‘Tis the Season for Wearing Linen Pajamas During the Day

4

How to wear linen pajamas as daywear? This was really more of a question than an offer when I pitched it. Goading myself into a personal challenge, I wanted to see if I could finagle three outfits of linen pajamas that wouldn’t make me feel self-conscious when leaving the house.

I can pinpoint my original inspiration: A man on Broome Street in June of 2018, a few steps ahead of me in the crosswalk. Cloaked in head-to-toe monochrome linen, he was wearing a set of pajamas, and the resulting effect was chic enough to stick to my memory like a wad of gum. The outfit looked simultaneously business-like (because of its matching parts) and vacation-ready (as its flimsy fabric rustled in the wind), and it provided a solution to a puzzle I hadn’t yet solved: how to dress for New York’s thick summer humidity without baring all.

I formed a radical opinion: Linen pajamas are not for sleeping. The material is too scratchy anyway and its sweat-wicking qualities go underutilized if reserved only for slumber. In fact, linen pajamas are a dish best served on a summer day-they’re like a caftan with legs. And they represent a summer ideal: to dress, and therefore feel, like a lady of leisure.

I chose to test drive three brands: Pottery Barn, which seemed to stock the platonic ideal of a linen pajama; Piglet in Bed, a one-stop shop for linen pajamas of all kinds, and Sea Me, a hydrophilic Ukranian brand that specializes in natural bed linens. But I should note that in my crowd-sourcing research, my cup ran(neth) over with noteworthy suggestions: I was surprised to learn that home goods and bedding stores, like Restoration Hardware, The Company Store, and MUJI, are a rich source of linen pajamas, leading me to wonder if they’re a byproduct of bedsheet overstock. Frillier sets can be found via Deiji Studios or Sleeper, and Once Milano sells some with a henley neckline. A few respondents wrote with fervency that, although difficult to secure on short notice, “Irish linen nightgowns from random gift shops in the west of Ireland” and “Maharajas in the Taj Hotel, Mumbai (for the tailored fit)” are the best linen pajamas that money can buy.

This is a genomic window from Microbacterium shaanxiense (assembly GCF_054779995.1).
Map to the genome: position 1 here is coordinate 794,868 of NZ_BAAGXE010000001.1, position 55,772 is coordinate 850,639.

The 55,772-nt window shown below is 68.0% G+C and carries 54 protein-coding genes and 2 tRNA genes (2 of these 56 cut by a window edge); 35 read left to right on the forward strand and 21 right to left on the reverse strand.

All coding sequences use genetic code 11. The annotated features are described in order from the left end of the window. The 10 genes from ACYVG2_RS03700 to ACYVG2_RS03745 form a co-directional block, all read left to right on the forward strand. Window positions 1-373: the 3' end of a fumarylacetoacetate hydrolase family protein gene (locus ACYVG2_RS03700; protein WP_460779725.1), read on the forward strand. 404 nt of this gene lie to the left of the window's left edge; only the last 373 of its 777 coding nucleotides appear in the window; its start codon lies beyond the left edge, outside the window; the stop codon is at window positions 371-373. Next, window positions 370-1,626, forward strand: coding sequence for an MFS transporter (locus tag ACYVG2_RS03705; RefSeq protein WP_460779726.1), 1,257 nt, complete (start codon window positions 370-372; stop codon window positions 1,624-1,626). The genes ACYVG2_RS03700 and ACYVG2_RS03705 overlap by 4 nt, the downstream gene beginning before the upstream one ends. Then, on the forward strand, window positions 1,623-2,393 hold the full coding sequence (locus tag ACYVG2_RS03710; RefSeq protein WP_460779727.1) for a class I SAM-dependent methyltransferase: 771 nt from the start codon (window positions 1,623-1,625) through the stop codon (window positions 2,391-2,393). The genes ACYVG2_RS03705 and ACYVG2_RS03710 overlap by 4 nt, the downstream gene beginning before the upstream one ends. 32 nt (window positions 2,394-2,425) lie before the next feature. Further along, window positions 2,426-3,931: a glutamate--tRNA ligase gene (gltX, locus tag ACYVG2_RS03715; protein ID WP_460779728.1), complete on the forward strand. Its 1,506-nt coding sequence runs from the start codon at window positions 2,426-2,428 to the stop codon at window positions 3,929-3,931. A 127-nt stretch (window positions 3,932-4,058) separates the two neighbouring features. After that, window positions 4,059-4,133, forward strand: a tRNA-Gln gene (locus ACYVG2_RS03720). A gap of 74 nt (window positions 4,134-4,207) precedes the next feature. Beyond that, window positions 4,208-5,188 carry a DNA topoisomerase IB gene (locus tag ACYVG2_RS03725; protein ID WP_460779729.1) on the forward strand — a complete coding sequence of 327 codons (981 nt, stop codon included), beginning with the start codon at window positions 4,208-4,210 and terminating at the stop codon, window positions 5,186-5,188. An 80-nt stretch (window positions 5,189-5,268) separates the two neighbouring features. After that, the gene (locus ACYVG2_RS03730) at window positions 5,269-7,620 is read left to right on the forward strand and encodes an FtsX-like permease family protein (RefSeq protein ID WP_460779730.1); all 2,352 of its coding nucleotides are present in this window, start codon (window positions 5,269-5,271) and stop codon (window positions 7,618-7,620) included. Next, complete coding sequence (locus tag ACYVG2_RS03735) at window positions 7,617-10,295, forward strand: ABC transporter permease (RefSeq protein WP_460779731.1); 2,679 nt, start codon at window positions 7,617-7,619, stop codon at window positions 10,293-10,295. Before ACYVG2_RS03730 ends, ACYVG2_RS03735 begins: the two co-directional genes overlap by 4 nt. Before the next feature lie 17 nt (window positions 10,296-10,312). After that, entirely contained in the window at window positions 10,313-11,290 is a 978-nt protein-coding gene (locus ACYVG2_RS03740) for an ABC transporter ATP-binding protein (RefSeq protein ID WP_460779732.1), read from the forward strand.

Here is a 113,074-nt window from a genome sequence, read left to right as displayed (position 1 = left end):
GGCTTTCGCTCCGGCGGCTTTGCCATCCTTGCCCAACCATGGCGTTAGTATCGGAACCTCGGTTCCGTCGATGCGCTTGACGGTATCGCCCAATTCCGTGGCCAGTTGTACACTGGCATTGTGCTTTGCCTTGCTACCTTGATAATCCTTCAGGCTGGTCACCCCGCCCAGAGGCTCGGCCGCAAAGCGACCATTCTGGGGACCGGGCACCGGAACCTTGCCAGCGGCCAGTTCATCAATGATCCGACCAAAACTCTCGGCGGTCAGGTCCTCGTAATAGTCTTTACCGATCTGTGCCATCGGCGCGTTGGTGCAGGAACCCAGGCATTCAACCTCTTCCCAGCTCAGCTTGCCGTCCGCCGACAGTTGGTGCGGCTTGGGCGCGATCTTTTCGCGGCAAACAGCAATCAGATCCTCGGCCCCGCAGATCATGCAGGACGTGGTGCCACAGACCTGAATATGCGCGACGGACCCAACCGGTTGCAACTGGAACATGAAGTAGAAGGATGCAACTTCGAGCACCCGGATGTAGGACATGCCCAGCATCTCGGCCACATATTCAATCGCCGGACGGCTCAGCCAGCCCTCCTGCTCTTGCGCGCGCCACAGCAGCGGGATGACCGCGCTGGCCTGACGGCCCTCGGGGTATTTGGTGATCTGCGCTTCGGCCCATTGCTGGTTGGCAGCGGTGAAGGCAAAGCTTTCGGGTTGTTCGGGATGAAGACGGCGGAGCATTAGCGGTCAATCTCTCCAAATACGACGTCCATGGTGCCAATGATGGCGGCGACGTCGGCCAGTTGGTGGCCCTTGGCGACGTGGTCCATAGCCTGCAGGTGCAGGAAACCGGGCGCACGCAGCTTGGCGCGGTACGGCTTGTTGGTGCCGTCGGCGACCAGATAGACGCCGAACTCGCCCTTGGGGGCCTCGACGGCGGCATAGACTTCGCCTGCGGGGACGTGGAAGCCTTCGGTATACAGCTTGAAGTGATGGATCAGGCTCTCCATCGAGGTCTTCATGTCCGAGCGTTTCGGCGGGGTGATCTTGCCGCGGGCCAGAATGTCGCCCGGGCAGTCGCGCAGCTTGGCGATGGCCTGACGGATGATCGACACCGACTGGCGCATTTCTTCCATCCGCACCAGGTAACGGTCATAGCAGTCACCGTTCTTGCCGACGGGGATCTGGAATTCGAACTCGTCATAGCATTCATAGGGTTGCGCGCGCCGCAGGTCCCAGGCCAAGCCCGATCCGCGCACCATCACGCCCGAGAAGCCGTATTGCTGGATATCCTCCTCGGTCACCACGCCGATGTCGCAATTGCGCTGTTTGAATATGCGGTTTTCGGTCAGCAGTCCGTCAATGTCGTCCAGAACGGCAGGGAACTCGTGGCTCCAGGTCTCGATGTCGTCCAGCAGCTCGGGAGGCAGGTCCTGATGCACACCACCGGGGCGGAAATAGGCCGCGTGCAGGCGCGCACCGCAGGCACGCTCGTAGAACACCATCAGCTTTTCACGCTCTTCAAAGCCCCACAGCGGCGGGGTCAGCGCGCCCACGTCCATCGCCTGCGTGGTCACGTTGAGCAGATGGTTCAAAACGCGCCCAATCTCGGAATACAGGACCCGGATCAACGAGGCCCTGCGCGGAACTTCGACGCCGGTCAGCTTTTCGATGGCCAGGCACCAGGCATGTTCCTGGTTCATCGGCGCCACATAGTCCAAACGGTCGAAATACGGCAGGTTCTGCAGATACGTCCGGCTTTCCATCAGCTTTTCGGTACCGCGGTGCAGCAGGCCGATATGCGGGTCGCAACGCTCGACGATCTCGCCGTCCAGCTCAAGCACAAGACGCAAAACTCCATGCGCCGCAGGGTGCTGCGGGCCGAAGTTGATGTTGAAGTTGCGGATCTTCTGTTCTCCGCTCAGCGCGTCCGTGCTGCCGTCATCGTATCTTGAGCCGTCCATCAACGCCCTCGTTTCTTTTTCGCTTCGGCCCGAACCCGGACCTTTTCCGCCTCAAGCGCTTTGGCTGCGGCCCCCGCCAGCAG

One wrinkly obstacle stood between my self-assigned dare and me: I can’t stand linen’s propensity to crease. Still, my challenge awaited.

Turn on your JavaScript to view content

Against all odds, this overwhelmingly pink set felt the most appropriate for a power lunch at the Algonquin Hotel. The scarf approximated a tie and the handbag approximated a briefcase. I slid a pen in the pocket on a whim and, in retrospect, it’s the most I’ve ever felt like Truman Capote. I also look a little bit like Leandra Medine Cohen circa 7:20 a.m. getting a cappuccino with three shots and oat milk. You know where I went in this outfit? A linens store.

Here I’ve combined two different linen purveyors. This shirt is the kind that goes neglected in the regular weekly rotation, but when you pack it for a trip becomes the integral element and base layer of every outfit. I had this particular experience last fall on a trip to Los Angeles, when suddenly it felt like the item that best defined me. This is how I’d don linen pajamas if I were going to a summertime dinner and the maternal voice in my head warned that it might get a little chilly.

Alas, the true trousered version of wearing a caftan. Cuff your pant legs, roll up your sleeves, and leave work early to make the afternoon jitney. What is more offbeat than wearing a set of linen pajamas during the day? It’s: carrying a hat as a purse.

This genre of fabric was custom-made for the following kinds of people: those who are trying to form a standing desk habit, and those who grimace at the notion of taking a seat on the subway. To everyone else, I say: Embrace the wrinkle. Perfectionists never luxuriate in daylit linen pajamas.

Man Repeller editors endorse products we genuinely love. If you end up buying something through our links, we may earn an affiliate commission. Learn more here.